Hand made Irish Bog Oak and Irish Oak segmented wood rollerball pen with gunmetal fittings.

The pen is fitted with a Beaufort ink ceramic tipped rollerball refill. A spare will be added at no extra cost. It is perfectly balanced for a pleasurable writing experience. 

The pen comes enclosed in a black velvet covered case providing maximum presentation and also safely storing your fine writing instrument. This pen is made to give years of pleasurable writing experience and will surely be a talking piece with any onlookers.

Having a pen which is made from wood 1000's of years old is something to think about. It's not just a normal pen, it's magical.

This is a one off pen and can not be replicated.

Irish bog Oak and Oak rollerball pen in gunmetal hardware

  • Soils that are mostly wet, sandy, gravel and clay-like -- usually found above high underground waters -- are the most suitable habitats for oak forest. These forests thrive best on lowland and slight upland soils of the diluvial geological era, the vallies of river basins being especially suitable sites for this type of oak.

    Morta color based on age

    Variations in the water level, floods, marshes formation promote the growth of oak trees. Because of a continuous change of the direction of the river flow on a greater or lesser degree, the mainstreams weave through the vallies constantly forming live meanders. In its meandering course, the river undermines the banks covered with trees, which fall into the river and are swept away in the water. When the trunk gets trapped by its branches and roots in the river bed, over time layers of mud, sand and gravel cover it. Deprived of oxygen the wood undergoes the process of fossilization and a long process of morta formation.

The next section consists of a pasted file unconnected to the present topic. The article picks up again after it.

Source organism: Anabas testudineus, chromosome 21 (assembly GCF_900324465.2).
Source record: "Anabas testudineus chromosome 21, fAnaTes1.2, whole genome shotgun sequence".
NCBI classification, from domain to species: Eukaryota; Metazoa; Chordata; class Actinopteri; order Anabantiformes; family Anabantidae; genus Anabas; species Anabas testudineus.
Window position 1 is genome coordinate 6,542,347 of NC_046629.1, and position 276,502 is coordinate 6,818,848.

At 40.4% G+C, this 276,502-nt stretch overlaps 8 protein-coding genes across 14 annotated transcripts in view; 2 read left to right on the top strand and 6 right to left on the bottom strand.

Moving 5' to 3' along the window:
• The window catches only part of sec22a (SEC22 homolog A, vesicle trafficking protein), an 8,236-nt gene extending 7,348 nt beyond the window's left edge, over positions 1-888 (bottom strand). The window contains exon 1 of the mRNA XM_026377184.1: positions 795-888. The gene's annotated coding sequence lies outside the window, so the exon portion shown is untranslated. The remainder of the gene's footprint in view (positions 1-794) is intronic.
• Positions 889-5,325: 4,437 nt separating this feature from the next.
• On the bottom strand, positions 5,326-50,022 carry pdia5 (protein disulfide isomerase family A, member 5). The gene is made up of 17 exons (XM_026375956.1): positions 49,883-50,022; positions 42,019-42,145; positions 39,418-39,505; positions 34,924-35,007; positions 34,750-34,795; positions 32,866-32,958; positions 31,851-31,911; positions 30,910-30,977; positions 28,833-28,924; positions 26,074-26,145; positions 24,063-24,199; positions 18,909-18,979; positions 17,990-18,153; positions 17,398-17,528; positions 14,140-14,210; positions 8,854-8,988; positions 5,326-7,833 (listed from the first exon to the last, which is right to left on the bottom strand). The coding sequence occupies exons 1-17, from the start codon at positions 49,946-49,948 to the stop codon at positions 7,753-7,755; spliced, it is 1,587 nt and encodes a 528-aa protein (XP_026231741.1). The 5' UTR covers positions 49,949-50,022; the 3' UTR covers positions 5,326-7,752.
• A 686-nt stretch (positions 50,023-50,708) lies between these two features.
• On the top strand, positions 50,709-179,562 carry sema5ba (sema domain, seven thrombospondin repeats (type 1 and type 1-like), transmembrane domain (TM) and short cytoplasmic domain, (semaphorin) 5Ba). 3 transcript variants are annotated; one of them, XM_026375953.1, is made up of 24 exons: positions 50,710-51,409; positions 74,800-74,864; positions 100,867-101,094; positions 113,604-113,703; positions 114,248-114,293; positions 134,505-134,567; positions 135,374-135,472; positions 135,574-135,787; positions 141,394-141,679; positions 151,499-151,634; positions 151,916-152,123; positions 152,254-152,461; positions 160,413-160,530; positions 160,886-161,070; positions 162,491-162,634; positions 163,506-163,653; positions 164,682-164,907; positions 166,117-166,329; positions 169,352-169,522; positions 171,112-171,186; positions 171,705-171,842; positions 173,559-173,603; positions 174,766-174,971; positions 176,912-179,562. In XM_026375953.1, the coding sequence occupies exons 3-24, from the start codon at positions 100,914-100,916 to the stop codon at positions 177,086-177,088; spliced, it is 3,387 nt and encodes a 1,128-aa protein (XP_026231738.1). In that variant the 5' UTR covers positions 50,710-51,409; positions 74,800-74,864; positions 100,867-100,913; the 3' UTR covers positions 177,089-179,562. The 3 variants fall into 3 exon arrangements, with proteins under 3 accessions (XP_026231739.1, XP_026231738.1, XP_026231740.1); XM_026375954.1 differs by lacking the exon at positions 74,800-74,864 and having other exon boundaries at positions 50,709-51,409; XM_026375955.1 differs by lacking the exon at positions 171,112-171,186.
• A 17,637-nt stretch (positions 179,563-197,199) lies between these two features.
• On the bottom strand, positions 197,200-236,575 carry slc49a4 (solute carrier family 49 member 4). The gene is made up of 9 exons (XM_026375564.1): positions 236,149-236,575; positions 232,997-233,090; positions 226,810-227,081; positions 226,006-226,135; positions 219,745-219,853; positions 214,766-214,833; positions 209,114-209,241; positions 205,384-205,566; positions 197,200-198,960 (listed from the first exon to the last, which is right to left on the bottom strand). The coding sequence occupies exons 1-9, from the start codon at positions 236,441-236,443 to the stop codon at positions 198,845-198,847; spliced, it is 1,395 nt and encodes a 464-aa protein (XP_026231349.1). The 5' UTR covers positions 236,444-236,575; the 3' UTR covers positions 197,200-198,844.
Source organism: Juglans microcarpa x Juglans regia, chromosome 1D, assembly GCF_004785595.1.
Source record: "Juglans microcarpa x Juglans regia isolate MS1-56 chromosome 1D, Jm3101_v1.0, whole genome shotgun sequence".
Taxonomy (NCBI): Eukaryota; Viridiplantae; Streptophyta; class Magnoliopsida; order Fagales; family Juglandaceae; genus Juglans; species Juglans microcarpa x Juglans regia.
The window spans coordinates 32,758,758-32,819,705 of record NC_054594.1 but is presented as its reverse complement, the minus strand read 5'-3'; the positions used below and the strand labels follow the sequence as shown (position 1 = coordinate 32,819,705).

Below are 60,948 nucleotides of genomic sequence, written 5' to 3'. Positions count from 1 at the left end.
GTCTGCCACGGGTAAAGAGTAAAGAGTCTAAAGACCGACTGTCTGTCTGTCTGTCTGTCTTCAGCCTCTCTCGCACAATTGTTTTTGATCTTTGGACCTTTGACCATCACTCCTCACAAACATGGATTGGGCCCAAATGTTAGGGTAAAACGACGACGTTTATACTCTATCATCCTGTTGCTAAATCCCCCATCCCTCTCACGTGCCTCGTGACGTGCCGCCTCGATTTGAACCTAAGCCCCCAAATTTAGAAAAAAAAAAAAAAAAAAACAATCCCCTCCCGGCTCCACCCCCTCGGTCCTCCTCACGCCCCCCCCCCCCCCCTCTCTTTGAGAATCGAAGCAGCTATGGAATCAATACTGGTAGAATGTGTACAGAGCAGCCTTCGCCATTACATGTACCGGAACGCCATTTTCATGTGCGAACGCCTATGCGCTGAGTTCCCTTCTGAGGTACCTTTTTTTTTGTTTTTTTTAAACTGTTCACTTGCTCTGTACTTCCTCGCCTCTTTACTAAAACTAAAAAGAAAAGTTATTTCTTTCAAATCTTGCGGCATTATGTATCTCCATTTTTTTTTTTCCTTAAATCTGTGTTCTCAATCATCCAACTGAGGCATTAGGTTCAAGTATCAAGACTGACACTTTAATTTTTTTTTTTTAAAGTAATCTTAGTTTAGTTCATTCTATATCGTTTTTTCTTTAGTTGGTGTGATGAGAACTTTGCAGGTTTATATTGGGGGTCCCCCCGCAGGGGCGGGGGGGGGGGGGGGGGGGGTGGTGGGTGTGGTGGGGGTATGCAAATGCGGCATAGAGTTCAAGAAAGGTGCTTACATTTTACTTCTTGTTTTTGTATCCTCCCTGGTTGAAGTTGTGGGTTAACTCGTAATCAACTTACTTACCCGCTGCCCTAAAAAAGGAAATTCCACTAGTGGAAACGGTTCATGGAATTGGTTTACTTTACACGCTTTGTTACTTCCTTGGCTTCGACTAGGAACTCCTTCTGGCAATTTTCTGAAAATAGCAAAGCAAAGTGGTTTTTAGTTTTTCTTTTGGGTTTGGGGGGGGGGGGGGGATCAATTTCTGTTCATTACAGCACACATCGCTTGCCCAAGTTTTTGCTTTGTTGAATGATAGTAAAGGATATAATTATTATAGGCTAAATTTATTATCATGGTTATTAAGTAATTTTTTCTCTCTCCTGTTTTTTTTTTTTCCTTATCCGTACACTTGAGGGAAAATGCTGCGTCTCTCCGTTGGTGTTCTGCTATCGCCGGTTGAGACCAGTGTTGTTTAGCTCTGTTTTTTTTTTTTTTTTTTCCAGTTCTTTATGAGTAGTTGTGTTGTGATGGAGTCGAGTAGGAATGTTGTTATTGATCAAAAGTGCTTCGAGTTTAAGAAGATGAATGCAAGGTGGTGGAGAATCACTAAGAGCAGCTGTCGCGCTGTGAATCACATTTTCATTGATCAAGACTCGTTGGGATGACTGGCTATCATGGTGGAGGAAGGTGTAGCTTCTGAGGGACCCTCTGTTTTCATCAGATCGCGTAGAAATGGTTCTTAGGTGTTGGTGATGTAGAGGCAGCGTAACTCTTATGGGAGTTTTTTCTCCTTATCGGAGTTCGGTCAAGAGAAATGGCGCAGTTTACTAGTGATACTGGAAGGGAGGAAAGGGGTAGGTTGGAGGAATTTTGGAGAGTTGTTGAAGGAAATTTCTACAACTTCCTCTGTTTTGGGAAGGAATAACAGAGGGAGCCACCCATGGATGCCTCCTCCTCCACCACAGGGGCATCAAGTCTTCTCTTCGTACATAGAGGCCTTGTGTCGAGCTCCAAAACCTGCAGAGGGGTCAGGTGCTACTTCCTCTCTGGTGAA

During hundreds and thousands of years, under the influence of the minerals and iron from the water, the decomposition of oak timber is considerably slower. A special role is played by the currents of the underground waters in the creation of morta, binding its ingredients with larger quantities of the tanin in the wood and in this way darkening the wood. This centuries-long process, often termed "maturation", turns the wood from golden-brown to completely black, while increasing its hardness to such a level that it can only be carved with the use of specially grind and exceptionally firm tools.

    The time necessary for the oak to transform from the end of its biological growth to abonos varies. The "maturation" commonly lasts thousands of years. Due to the ecological reasons mentioned above no two trunks can be found of the same colour.